|Photo by B. A. Nilsson|
Like Sugar opened February 9, 2019, and runs through June 23. It’s a show that sneaks up on you, welcoming you with appealing-looking confectionary portraits while Billie Holiday or Peggy Lee sing the 1926 standard “Sugar.” And then you look closer. Here’s a stretch of eight magazine ads that ran between 1940 and 1956, featuring bright colors and happy faces, plugging products like Log Cabin Syrup, Baby Ruth bars, and Whitman’s chocolates. It isolates the persuasive rumble of our existence, during which few waking moments seem to pass without some manner of advertisement appearing.
Here’s a toothsome-looking doughnut with a thick pink glaze, leaning atop another doughnut and about to be penetrated by still another, in a 2016 painting by Emily Eveleth incisively titled “Big Pink.”
As Goodwin notes, “The Tang tends to be heavy on contemporary art, which means there is a heavy dose of irony, and also complexity and ambiguity. Which meant this was not going to be a message show. This was not going to be about ‘sugar is evil.’ It was going to be more textured than that.”
But the message began to creep in as the exhibition developed. According to Goodwin, many in the medical community reject the idea that sugar is an addictive substance. But that view is increasingly challenged.
|Photo by B. A. Nilsson|
The painting from the LSU Museum, “Sugar Cane Harvest, 1937,” is by Swedish-born artist Knute Heldner (1877-1952), created seventy years ago under the aegis of the Works Progress Administration. It’s an attractive piece, or so it seems at first: A wide, impressionist view of a plantation field includes a distant sugar factory, and, like an altarpiece, the view is flanked by a closer view of nameless African-American harvesters toiling in the field. Its seeming innocence teems with irony from a contemporary standpoint, but I suspect the more enlightened of its original viewers could see that as well.
Artifacts adjoin the paintings, showing us the elegance of 19th-century service in the form of spoon, tongs, caster (for granulated sugar service), and even a 20th-century cube server. Alongside is a rugged wooden box and cutting knife for dealing with the stuff in its rawer form. A 19th-century kettle reminds us of the intricate processing required before evaporative technology arrived, and Jessica Halonen’s “Confectionary Units” abstracts the issue into 69 two-pound cubes, constructed of sugar, adding up to what’s recommended as her ideal weight.
There’s a small bookshelf in an alcove sporting a number of sugar-related titles, from the scholarly to the incendiary (and sometimes simultaneously both). Among them is the book that first opened my eyes to the dangers of refined sugar: William Dufty’s Sugar Blues.
Goodwin also has a history with that book. “I picked it up about ten years ago and it fascinated me – it’s such muckraking prose. He knew that he was on to something, and he was on to something, and then the book did a kind of deep dive into oblivion. But now, especially with the type-2 diabetes epidemic, people are sitting up and saying, ‘Whoa. We have a massive problem here.’ I’ve been astonished to learn, since we’ve done this show, how many people in my circle have type-2 diabetes. One of the gallery monitors has it, and she has to stand there and smell that sugar all day long. It’s real.”
|Photo by B. A. Nilsson|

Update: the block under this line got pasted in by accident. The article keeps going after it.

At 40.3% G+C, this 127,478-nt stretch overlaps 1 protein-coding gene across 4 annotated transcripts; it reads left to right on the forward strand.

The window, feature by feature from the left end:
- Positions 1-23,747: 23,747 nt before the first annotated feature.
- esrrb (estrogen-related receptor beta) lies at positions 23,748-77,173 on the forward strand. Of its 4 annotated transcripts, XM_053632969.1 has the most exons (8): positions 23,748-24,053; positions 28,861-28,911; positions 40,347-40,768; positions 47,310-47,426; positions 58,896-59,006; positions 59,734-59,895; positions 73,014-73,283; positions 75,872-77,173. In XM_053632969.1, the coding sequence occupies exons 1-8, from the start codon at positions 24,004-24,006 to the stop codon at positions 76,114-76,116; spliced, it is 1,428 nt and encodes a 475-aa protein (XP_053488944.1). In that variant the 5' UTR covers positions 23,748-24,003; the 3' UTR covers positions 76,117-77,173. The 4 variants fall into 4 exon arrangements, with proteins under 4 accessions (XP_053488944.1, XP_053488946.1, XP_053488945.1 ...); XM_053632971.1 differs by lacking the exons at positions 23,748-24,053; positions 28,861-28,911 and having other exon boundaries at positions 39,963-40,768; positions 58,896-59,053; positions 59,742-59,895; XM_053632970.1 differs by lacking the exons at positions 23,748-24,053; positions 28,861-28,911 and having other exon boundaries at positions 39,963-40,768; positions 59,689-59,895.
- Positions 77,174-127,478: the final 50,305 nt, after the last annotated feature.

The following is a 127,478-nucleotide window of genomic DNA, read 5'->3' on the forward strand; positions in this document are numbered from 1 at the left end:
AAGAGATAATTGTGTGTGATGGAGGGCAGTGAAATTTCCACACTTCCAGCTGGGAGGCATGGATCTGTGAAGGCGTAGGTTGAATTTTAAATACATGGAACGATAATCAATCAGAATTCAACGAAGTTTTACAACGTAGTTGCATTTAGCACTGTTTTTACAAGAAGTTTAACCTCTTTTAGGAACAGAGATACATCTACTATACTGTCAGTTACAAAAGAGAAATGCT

Jaquette’s painting, from 1997, is titled “Two Tiered Cookie Platter,” and presents a compellingly realistic view of a dessert presentation – but a carefully lettered caption below the platter reads, “To Inhale the Scent of Your Skin as I Kiss the Nape of Your Neck.”
“The other artist I wanted,” Goodwin continues, “was Kara Walker. She’s the point person for the way that the sugar industry is connected with slavery. Walker created a display at the former Domino Sugar factory in Brooklyn, in which she constructed a massive Sugar Sphinx. In our exhibition there’s this five-foot-tall brown-sugar-and-molasses child, which is one of the many tiny figures that surrounded her eighty-ton sphinx. People said it was awe-inspiring – and chilling, because of all the racist stereotypes it portrays. She dedicates it to sugar laborers. There’s an interesting texturing of the historic past of slavery with the recent past of the sugar factory, because there was a protracted strike at the Domino factory that ended in 1997, and they decided to close the factory. She put the exhibition up in 2014 after working on it for about five years and Domino provided all the sugar for it!”
There’s also work from the Skidmore community, including “Sweet Talk,” a video presentation by Skidmore student Sanjna Selvarajan (Class of 2021) about honeybee behavior, based on a study by Skidmore Associate Professor of Biology Monica Raveret Richter and featuring the aforementioned jazz recordings. There’s a wall of photographs offered by faculty, staff, and students, all featuring celebratory events where some manner of sugar is offered. And there’s a wall of comments, as visitors are prompted with questions like How does a history of slavery inform our modern understanding of sugar? and Has sugar lost its connection with the natural world?
As Goodwin observes, “One of the things that became an important concept for us is that sugar is powerful. We have a biological drive to consume it, but the sugar industry has exploited that drive, and that started from the earliest days. There’s been a continual push forward to develop technologies that allow for producing more and more sugar. And to find new lands on which sugar cane could grown, and, later, sugar beets could grow. I thought it could be kind of compelling for students. I suspected that sugar binges are a real thing for them. But they’re not coming out about that. I’ve only had one student admit to an eating disorder. But students have been flocking to the show – and they come back!”
– knowwhereyourfoodcomesfrom.com, 9 May 2019